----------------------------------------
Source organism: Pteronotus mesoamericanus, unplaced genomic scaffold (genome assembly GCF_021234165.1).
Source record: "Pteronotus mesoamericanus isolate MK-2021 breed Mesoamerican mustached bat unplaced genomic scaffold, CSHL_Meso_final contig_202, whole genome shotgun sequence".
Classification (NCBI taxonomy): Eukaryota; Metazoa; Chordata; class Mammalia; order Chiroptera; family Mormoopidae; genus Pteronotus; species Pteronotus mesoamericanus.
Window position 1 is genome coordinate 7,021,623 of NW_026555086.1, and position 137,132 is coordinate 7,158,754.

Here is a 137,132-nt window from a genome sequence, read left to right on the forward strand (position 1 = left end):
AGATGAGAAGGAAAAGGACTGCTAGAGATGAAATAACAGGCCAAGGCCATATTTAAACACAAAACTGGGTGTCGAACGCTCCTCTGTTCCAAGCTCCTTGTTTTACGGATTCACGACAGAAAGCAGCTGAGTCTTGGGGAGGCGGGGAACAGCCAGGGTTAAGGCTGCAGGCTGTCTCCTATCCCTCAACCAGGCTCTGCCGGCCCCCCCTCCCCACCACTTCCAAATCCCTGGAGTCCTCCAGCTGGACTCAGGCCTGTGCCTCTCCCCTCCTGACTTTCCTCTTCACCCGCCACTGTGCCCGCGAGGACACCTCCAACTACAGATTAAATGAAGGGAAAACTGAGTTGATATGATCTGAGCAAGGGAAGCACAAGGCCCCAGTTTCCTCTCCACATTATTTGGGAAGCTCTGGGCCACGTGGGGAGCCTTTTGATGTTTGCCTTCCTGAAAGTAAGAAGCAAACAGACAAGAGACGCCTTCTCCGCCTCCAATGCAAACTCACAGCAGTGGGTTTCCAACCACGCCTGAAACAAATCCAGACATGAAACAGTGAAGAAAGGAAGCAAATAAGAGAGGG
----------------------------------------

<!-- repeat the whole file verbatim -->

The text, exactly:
Source organism: Pteronotus mesoamericanus, unplaced genomic scaffold (genome assembly GCF_021234165.1).
Source record: "Pteronotus mesoamericanus isolate MK-2021 breed Mesoamerican mustached bat unplaced genomic scaffold, CSHL_Meso_final contig_202, whole genome shotgun sequence".
Classification (NCBI taxonomy): Eukaryota; Metazoa; Chordata; class Mammalia; order Chiroptera; family Mormoopidae; genus Pteronotus; species Pteronotus mesoamericanus.
Window position 1 is genome coordinate 7,021,623 of NW_026555086.1, and position 137,132 is coordinate 7,158,754.

Here is a 137,132-nt window from a genome sequence, read left to right on the forward strand (position 1 = left end):
AGATGAGAAGGAAAAGGACTGCTAGAGATGAAATAACAGGCCAAGGCCATATTTAAACACAAAACTGGGTGTCGAACGCTCCTCTGTTCCAAGCTCCTTGTTTTACGGATTCACGACAGAAAGCAGCTGAGTCTTGGGGAGGCGGGGAACAGCCAGGGTTAAGGCTGCAGGCTGTCTCCTATCCCTCAACCAGGCTCTGCCGGCCCCCCCTCCCCACCACTTCCAAATCCCTGGAGTCCTCCAGCTGGACTCAGGCCTGTGCCTCTCCCCTCCTGACTTTCCTCTTCACCCGCCACTGTGCCCGCGAGGACACCTCCAACTACAGATTAAATGAAGGGAAAACTGAGTTGATATGATCTGAGCAAGGGAAGCACAAGGCCCCAGTTTCCTCTCCACATTATTTGGGAAGCTCTGGGCCACGTGGGGAGCCTTTTGATGTTTGCCTTCCTGAAAGTAAGAAGCAAACAGACAAGAGACGCCTTCTCCGCCTCCAATGCAAACTCACAGCAGTGGGTTTCCAACCACGCCTGAAACAAATCCAGACATGAAACAGTGAAGAAAGGAAGCAAATAAGAGAGGG